Boxing

Pacquiao wants to be provincial governor

NewsCore The Wall Street Journal
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Filipino boxing legend Manny Pacquiao is looking for a job he can sink his teeth into – and it's not in the ring, nor even in the country's Congress. It's the governorship of his home province in the impoverished southern Philippines.

Pacquiao, 33 years old and reckoned by many to be the best pound-for-pound boxer in the world, has been preparing for a post-boxing career for a while. He has twice run for Congress, losing in 2007 and securing a seat in 2010.

But Pacquiao feels he isn't cut out for sitting around in the Philippines' legislature and is now eyeing a job where he can get out in the field and do what he describes as real work.

Enter next year's contest for the governorship of Sarangani.

In an interview with The Wall Street Journal, Pacquiao said he feels he is better fitted to an executive role.

"Being a legislator isn't hard work, it's kind of light," he said. "But an executive position is 24 hours a day, seven days a week. I feel I'm better suited to that. I feel I can do many things for my province."

Building up some executive experience, too, would be useful if he one day plans to run for a higher office: the presidency.

Pacquiao is often rumored to be looking at a tilt at the presidential elections in 2022, when he will have passed the constitutional 40 year old age requirement on running for the Philippines' highest office.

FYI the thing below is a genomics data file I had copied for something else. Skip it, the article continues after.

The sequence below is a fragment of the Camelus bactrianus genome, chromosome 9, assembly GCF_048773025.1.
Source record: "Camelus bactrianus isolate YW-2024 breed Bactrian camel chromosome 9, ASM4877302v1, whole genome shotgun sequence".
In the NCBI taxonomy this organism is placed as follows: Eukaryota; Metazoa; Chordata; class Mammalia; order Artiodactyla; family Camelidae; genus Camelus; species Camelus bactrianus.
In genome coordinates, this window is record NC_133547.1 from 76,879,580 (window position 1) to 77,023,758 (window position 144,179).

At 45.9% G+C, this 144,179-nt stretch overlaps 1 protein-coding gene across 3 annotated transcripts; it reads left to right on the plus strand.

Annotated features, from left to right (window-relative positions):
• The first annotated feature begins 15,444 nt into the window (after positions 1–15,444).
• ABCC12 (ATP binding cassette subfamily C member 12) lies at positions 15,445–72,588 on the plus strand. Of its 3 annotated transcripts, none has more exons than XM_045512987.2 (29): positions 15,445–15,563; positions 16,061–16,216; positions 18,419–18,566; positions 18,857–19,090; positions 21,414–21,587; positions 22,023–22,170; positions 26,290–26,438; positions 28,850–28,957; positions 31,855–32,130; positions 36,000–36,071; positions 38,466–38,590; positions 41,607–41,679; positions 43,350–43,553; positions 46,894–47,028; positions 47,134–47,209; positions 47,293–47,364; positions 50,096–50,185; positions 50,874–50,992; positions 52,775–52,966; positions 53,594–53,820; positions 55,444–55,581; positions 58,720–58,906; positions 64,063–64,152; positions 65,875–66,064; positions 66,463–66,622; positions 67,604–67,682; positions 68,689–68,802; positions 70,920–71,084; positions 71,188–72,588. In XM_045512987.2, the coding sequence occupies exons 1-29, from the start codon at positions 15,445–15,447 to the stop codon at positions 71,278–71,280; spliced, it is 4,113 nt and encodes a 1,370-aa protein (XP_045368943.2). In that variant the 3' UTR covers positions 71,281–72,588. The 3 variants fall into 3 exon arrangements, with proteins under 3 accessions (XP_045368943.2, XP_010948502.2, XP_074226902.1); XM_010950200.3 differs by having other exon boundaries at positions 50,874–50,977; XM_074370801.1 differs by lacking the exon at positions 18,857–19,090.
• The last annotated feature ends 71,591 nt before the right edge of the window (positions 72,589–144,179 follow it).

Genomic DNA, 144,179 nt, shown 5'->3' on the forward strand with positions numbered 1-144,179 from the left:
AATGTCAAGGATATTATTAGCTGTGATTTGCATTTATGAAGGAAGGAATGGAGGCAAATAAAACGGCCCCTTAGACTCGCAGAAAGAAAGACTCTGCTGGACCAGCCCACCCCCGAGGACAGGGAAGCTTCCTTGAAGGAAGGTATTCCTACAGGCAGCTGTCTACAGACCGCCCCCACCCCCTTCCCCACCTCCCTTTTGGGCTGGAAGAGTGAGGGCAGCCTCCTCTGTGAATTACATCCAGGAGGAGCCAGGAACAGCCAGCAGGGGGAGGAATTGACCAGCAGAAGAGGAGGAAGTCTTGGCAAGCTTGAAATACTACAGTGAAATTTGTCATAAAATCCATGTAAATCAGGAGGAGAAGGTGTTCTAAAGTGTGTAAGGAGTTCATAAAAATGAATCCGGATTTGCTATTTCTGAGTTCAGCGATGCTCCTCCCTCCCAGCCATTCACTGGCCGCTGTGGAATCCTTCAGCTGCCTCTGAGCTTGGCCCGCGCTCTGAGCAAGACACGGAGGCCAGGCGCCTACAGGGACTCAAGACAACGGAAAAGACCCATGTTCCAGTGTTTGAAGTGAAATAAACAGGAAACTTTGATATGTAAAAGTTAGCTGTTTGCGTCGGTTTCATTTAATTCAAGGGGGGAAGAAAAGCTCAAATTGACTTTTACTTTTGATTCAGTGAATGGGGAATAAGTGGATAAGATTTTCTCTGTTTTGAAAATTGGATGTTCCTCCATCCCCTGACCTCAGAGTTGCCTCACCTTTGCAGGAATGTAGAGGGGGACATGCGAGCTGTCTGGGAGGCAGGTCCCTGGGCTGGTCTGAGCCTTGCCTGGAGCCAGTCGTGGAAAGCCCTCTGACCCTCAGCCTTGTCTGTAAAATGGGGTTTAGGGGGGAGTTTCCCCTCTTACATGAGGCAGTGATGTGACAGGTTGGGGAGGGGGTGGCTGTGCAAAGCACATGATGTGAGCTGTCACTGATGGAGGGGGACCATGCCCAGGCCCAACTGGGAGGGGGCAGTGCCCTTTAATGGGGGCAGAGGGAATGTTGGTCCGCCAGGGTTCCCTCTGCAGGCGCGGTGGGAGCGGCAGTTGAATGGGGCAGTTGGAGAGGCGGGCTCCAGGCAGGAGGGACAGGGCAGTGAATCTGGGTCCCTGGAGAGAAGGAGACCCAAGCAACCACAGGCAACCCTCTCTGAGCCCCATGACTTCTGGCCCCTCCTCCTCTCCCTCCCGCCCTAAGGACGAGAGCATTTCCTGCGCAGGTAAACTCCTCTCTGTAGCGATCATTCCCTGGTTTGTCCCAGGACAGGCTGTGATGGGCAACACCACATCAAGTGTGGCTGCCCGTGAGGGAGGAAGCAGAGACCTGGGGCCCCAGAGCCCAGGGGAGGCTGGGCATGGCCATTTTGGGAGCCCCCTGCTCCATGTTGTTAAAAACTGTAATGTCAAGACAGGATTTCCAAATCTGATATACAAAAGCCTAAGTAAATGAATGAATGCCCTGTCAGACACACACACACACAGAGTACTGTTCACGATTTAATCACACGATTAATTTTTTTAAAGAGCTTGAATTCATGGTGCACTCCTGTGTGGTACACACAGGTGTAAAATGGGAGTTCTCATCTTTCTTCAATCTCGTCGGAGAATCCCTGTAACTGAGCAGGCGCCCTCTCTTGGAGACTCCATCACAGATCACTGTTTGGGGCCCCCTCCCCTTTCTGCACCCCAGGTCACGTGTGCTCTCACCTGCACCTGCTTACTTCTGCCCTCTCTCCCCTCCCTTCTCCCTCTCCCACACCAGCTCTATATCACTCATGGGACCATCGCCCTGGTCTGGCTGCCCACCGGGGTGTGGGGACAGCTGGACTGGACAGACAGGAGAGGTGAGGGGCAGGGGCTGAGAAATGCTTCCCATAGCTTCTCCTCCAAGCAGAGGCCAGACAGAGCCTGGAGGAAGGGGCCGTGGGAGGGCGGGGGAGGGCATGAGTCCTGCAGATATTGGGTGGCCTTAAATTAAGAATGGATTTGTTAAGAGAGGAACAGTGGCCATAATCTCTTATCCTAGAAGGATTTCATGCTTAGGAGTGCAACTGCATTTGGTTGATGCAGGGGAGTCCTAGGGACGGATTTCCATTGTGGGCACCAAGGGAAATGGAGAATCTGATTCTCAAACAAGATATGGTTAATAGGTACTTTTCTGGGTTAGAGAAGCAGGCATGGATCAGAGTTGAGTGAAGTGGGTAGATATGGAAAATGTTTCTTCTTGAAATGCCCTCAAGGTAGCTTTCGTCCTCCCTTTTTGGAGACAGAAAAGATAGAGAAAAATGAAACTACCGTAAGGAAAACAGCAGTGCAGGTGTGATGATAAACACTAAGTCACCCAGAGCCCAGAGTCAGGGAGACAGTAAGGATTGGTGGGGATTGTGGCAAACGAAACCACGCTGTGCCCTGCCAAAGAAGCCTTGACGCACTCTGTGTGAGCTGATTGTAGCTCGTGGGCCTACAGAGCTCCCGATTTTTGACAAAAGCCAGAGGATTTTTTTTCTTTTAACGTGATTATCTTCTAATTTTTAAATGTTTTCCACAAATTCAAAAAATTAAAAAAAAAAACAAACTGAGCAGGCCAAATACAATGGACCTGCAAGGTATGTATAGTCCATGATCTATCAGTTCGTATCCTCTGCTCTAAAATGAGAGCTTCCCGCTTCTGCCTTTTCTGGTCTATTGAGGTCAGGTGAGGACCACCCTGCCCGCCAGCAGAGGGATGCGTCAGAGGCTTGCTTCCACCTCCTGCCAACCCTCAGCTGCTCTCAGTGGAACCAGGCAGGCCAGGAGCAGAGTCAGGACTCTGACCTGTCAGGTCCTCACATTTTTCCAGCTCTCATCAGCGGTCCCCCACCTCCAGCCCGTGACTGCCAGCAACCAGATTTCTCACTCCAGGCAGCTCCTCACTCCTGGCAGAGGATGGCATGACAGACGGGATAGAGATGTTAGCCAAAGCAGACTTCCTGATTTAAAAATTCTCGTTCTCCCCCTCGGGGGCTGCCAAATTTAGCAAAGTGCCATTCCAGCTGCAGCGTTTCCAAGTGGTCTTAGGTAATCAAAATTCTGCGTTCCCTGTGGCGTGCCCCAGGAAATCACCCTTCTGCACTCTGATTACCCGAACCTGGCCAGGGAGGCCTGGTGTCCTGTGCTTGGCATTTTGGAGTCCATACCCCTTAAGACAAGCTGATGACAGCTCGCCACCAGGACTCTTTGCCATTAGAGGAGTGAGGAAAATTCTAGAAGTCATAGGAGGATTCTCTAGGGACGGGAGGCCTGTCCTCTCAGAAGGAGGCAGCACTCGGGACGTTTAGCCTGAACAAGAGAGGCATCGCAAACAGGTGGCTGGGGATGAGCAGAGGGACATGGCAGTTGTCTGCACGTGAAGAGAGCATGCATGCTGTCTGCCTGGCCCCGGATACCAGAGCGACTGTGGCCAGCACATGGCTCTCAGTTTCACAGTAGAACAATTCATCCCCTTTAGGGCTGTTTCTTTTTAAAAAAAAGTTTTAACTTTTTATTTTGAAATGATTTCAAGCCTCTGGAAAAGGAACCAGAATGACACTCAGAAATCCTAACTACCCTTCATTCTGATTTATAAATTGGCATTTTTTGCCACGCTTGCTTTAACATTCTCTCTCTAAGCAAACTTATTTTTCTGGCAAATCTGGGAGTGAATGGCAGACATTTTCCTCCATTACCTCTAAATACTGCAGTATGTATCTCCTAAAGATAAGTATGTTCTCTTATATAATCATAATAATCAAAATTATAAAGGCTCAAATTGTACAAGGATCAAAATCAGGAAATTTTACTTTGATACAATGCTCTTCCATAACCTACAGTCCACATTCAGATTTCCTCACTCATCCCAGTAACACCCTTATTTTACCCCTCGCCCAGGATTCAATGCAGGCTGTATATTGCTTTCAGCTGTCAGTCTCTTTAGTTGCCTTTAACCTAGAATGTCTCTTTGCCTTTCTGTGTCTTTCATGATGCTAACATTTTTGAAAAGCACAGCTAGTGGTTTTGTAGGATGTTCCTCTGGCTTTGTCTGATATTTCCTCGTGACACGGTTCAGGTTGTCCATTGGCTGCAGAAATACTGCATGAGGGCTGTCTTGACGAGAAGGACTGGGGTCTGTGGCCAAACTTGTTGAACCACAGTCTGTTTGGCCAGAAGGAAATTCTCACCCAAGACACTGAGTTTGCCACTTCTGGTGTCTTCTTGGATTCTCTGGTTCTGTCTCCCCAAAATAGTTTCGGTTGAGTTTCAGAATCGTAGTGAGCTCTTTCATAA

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He already has a strong following in many parts of the Philippines, generously using his multi-million earning power in the ring to fund school scholarships and other programs to help local people rise up from the poverty which plagued Pacquiao as a young man in Sarangani.

A stint as a host of a game-show on Philippine television station GMA Network is also broadening his range.

Pacquiao is learning, too, about being in the spotlight after Philippine tax officials filed a criminal complaint against him for allegedly failing to submit tax documents. Prosecutors haven't decided if there is enough evidence to pursue a court case, and Pacquiao describes the complaint as "plain and simple harassment."

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